x Abu Dhabi, UAESaturday 20 January 2018

Pole in Qatar not always the best way to start the MotoGP season

Casey Stoner is right to be wary being the pole-sitter for today's race at Losail — he is the only rider to win from the front in eight years.

Casey Stoner has had a dream debut for the Repsol Honda team so far, but he knows the perils of starting from pole in Qatar.
Casey Stoner has had a dream debut for the Repsol Honda team so far, but he knows the perils of starting from pole in Qatar.

LOSAIL // As the lights switch on in Qatar for the opening race of the MotoGP season, Casey Stoner, the pole-sitter, remains wary of complacency after setting the quickest lap on the Losail circuit.

In the eight years the MotoGP series has started under the floodlights in Qatar, only once as the pole-sitter won the race when Stoner triumphed in 2009.

The 2007 world champion has been untouchable in testing since moving to Repsol Honda over the winter and was again fastest with a final time of 1 minute 54.137 seconds.

The Australian's time was nearly a second faster than his pole time on a Ducati 12 months ago and he will be joined on the front row by his teammate Dani Pedrosa and the reigning champion Jorge Lorenzo.

Stoner won the opening race of the year in Losail on a Ducati in 2007, 2008 and 2009 and was leading by over a second when he crashed out last year.

He is firm favourite to add to that haul tomorrow but was keeping calm ahead of his racing debut on the factory Honda.

"We can't ask for a much better weekend, everything has gone well and the team have made all the right steps and gradually improved the bike as the weekend progressed," he said.

"Tonight I was able to achieve good, consistent lap times again on the hard tyre and this is important for the race.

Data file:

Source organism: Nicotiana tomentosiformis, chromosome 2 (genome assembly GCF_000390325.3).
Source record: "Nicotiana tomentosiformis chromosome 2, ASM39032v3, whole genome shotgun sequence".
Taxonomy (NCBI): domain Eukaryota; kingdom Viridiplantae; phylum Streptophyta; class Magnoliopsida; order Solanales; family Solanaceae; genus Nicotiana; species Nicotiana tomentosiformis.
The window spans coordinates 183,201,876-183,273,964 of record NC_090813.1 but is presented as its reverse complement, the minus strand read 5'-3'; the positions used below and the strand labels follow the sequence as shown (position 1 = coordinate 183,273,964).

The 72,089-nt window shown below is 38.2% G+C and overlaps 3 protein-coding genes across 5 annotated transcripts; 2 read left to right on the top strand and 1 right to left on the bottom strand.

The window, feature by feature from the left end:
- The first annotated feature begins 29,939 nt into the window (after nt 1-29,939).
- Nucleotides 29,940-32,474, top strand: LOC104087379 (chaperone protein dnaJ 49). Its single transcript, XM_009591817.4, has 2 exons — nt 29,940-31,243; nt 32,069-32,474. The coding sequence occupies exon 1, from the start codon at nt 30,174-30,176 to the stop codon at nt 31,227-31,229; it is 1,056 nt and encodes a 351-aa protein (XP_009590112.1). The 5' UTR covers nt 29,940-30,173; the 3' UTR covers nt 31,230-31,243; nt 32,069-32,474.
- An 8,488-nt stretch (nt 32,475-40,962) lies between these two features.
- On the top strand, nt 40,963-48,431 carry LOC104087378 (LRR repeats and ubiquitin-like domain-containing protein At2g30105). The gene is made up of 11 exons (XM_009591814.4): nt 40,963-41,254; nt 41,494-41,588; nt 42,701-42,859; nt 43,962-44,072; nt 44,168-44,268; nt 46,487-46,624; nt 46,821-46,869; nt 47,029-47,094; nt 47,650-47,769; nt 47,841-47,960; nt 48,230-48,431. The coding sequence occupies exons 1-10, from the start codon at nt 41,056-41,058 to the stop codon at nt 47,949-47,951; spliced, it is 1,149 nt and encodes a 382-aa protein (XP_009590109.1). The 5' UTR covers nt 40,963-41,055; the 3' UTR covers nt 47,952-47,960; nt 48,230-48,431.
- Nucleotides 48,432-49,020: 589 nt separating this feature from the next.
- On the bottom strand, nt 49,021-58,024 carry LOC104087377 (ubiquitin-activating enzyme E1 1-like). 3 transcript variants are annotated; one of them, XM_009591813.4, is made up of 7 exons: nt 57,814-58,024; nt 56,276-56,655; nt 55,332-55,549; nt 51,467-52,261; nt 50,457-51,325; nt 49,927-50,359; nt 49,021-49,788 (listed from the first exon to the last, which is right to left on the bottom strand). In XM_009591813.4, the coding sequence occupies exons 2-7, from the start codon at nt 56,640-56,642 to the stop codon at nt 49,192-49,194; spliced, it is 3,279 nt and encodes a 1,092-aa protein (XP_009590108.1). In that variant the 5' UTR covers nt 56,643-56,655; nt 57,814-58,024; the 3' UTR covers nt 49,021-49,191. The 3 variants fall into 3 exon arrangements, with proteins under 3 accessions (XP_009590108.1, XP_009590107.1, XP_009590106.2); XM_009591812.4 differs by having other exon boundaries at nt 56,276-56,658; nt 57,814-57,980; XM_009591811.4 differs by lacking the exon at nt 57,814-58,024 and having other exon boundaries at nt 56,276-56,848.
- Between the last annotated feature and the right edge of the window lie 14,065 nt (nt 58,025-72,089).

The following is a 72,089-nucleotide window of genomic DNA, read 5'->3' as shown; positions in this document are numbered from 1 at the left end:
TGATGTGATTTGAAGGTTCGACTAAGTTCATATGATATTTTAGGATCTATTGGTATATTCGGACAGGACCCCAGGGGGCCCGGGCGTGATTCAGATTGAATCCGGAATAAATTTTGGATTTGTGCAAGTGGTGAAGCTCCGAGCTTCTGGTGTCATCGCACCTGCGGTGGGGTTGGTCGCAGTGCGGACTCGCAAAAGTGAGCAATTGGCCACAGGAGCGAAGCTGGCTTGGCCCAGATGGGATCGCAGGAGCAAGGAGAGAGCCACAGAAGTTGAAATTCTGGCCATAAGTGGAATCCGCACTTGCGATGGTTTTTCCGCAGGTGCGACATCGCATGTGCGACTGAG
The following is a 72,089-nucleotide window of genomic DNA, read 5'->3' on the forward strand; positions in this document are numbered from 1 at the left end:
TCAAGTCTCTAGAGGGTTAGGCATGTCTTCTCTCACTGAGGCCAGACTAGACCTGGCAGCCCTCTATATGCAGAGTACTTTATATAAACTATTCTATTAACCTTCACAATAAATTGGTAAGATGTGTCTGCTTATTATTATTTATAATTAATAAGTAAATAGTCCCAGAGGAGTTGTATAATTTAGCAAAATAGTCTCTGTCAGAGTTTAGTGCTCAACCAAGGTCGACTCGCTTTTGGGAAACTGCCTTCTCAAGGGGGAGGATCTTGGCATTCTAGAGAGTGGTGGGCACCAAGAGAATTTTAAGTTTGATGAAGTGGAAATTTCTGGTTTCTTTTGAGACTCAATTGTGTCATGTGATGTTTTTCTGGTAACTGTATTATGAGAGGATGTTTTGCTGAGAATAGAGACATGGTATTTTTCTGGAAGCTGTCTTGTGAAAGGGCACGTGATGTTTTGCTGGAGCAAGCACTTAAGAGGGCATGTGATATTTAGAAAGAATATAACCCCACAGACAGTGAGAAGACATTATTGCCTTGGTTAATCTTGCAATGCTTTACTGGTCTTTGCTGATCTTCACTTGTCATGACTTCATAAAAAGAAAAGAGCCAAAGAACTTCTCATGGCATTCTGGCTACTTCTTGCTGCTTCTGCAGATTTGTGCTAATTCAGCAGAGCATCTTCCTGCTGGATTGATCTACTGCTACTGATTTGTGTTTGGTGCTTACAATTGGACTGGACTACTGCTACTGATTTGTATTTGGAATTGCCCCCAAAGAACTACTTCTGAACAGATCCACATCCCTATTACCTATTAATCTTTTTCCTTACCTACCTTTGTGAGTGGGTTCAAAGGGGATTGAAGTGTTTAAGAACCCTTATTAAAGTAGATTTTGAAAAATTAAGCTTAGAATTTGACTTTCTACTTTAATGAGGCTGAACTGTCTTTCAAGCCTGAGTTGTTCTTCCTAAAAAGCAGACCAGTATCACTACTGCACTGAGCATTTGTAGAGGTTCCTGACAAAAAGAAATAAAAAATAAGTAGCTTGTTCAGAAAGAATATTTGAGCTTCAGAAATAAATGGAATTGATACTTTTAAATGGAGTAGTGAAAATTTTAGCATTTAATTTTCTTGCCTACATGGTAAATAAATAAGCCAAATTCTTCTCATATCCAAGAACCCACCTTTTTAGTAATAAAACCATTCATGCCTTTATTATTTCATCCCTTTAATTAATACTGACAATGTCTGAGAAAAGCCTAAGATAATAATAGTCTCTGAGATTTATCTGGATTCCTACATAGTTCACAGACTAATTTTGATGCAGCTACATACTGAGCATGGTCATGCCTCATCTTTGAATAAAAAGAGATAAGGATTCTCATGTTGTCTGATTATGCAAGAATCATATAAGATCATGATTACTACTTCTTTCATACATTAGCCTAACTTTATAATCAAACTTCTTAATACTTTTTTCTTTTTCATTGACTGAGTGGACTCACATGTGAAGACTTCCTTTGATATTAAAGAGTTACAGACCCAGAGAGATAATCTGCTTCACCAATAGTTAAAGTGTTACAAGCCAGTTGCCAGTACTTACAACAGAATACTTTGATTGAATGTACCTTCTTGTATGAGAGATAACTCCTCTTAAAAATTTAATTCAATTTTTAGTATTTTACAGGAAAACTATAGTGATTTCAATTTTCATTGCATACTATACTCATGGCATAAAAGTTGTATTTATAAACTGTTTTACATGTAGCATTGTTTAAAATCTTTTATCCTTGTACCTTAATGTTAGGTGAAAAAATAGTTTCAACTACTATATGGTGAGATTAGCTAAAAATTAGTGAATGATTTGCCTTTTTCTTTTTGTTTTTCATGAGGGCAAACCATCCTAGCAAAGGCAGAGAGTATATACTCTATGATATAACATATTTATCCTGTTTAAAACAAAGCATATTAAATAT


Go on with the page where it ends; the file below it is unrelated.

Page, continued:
"As ever, we will keep our feet on the ground as we've had good starts to seasons in the past and then they haven't played out as expected, we just need to keep working and ensure that we continue to progress.

"We've done all our homework and the best job possible, now I just want to get the season started."

The surprise of the session was Marco Simoncelli, who took fourth, just four hundredths of a second behind Lorenzo.

It was also a fine evening for British debutant Cal Crutchlow who exceeded expectations by putting his Tech 3 Yamaha in eighth place — out-qualifying his experienced teammate Colin Edwards and the nine-time World Champion Valentino Rossi.

Crutchlow ground down the tip of his little finger in a crash last Monday night and is still recovering from shoulder surgery so was understandably pleased with his progress.

He said: "It feels great to have qualified eighth when you look at the calibre and record of some of the guys behind me, but I'm not going to be getting ahead of myself.

"I never would have imagined doing that pace a few days ago at the test but I'm not going to make a prediction for the race.

"I'd be happy to get a few points and have a strong race. It will be tough to finish where I've qualified but it has been a really positive weekend so far."

Rossi, who will debut on the Ducati today, is still struggling with a shoulder injury, was ninth quickest, with the Italian's teammate Nicky Hayden in 13th.

The field for Sunday's race was reduced to 16 after Rizla Suzuki's only rider Alvaro Bautista crashed in practice on Friday.

The Spaniard broke his left thigh bone and underwent surgery on Saturday. Germany's Stefan Bradl will start on pole for the Moto2 race, with Spain's Nicolas Terol occupying the front position in 125cc.